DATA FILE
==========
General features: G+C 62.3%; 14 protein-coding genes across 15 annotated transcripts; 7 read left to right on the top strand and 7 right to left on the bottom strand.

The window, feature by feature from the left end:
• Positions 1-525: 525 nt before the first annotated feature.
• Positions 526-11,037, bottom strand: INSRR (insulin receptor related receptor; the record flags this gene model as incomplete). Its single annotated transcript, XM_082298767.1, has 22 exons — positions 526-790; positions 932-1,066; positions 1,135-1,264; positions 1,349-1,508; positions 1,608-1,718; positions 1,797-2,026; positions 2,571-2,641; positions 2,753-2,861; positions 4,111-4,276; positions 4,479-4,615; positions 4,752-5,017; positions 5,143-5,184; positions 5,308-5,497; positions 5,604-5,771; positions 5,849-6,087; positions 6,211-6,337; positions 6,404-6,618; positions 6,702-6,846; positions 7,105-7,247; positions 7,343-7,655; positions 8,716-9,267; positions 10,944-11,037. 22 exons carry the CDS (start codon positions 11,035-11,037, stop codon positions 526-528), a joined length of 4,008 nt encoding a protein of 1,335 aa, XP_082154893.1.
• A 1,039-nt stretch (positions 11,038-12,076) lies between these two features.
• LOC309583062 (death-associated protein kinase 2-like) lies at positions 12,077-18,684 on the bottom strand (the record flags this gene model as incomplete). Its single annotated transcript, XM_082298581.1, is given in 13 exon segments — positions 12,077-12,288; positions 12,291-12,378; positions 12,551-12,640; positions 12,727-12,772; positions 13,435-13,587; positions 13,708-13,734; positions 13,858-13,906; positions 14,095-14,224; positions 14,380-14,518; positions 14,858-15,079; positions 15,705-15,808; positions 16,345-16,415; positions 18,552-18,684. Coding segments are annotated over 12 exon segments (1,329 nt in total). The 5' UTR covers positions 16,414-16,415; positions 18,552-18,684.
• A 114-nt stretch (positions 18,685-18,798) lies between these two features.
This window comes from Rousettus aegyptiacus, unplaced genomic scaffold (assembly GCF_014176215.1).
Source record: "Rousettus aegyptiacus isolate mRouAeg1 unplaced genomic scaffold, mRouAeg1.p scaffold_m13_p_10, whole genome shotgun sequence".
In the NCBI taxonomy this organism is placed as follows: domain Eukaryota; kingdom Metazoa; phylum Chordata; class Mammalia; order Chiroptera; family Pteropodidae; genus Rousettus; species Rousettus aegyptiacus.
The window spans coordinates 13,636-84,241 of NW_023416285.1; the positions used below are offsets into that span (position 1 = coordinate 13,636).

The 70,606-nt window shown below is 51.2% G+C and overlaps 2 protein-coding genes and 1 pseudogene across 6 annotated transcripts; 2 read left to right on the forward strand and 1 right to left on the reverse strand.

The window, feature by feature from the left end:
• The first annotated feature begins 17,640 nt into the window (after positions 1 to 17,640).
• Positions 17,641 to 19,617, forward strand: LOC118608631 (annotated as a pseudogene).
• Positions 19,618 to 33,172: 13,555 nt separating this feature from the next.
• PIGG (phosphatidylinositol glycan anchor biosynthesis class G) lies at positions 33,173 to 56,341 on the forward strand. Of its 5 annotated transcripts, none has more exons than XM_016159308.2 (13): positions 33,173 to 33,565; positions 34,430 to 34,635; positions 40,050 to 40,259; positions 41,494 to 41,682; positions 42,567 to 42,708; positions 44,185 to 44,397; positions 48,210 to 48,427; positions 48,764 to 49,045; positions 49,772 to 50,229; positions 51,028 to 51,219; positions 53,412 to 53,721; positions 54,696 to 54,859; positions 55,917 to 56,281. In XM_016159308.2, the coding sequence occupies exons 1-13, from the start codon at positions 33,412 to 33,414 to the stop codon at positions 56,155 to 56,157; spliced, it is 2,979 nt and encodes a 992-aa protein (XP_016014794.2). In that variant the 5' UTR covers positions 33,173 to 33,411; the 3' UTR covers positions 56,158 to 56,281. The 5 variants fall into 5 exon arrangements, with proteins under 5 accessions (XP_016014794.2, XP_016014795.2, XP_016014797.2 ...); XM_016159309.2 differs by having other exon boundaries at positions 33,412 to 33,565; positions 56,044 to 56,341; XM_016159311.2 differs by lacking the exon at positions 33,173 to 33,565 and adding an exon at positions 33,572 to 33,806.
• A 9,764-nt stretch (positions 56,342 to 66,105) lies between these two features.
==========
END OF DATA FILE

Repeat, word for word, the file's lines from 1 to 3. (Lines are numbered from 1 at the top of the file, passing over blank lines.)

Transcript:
General features: G+C 62.3%; 14 protein-coding genes across 15 annotated transcripts; 7 read left to right on the top strand and 7 right to left on the bottom strand.

The window, feature by feature from the left end:
• Positions 1-525: 525 nt before the first annotated feature.